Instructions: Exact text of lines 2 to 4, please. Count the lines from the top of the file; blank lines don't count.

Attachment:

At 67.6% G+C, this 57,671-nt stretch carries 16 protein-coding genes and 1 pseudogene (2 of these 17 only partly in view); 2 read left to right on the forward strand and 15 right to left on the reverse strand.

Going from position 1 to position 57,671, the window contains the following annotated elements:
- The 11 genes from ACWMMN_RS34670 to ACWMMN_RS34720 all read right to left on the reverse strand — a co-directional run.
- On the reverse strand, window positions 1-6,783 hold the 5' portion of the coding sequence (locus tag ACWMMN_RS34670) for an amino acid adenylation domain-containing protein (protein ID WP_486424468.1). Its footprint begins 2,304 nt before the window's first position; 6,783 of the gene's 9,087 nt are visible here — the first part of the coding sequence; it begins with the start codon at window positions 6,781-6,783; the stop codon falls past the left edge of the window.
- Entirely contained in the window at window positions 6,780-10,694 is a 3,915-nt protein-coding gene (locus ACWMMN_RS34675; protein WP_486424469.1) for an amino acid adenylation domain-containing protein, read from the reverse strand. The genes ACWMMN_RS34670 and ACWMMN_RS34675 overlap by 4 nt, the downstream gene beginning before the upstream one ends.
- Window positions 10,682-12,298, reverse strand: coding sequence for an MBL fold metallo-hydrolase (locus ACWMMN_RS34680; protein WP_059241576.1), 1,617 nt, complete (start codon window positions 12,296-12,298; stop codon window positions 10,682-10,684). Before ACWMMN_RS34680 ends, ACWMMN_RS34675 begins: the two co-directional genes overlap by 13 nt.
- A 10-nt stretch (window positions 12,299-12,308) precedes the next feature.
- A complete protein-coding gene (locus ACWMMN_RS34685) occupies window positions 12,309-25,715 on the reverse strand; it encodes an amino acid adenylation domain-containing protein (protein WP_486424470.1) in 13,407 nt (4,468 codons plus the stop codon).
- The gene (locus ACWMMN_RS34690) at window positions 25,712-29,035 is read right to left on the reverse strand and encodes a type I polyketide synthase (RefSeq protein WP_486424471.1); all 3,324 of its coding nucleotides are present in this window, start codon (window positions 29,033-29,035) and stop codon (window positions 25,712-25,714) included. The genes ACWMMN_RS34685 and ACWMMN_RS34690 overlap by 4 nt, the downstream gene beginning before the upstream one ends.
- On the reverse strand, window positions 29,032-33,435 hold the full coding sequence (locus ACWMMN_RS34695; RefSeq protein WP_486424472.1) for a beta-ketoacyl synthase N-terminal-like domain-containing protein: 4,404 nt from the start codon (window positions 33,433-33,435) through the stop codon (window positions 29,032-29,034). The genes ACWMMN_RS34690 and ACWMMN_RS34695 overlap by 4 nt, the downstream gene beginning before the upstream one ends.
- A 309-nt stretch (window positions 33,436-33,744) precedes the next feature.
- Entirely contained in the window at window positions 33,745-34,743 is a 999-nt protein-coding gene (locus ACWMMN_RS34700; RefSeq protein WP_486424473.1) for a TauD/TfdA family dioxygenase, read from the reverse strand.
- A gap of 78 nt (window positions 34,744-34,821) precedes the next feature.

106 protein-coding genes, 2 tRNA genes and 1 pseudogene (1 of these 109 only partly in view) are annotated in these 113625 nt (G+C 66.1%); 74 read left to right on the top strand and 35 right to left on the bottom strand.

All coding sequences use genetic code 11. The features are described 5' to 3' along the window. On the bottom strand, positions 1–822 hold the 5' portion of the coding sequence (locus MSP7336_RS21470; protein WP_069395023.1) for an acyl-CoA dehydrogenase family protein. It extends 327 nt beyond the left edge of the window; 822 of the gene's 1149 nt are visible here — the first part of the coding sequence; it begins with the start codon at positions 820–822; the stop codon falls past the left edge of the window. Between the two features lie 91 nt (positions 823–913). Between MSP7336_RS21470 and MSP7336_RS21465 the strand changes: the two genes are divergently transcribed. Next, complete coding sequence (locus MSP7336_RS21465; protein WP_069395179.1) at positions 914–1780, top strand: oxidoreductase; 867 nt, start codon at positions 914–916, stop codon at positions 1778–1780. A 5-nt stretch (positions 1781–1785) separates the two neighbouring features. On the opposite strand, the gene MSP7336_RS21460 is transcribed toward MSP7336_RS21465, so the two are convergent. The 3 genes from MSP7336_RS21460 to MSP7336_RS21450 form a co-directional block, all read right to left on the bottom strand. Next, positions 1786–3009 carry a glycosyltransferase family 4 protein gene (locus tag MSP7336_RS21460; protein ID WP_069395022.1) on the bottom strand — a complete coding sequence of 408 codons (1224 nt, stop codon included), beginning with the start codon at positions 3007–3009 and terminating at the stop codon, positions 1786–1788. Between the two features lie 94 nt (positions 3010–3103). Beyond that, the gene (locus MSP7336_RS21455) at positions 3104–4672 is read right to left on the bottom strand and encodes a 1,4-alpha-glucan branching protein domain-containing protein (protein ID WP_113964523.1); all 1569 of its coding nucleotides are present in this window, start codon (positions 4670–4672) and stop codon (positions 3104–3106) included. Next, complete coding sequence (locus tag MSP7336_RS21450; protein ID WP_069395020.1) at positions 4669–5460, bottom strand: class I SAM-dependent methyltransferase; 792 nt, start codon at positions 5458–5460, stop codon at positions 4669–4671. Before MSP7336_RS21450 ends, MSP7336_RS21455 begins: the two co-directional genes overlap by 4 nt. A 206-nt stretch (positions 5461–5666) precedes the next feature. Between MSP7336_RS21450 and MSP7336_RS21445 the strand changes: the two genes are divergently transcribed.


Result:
Going from position 1 to position 57,671, the window contains the following annotated elements:
- The 11 genes from ACWMMN_RS34670 to ACWMMN_RS34720 all read right to left on the reverse strand — a co-directional run.
- On the reverse strand, window positions 1-6,783 hold the 5' portion of the coding sequence (locus tag ACWMMN_RS34670) for an amino acid adenylation domain-containing protein (protein ID WP_486424468.1). Its footprint begins 2,304 nt before the window's first position; 6,783 of the gene's 9,087 nt are visible here — the first part of the coding sequence; it begins with the start codon at window positions 6,781-6,783; the stop codon falls past the left edge of the window.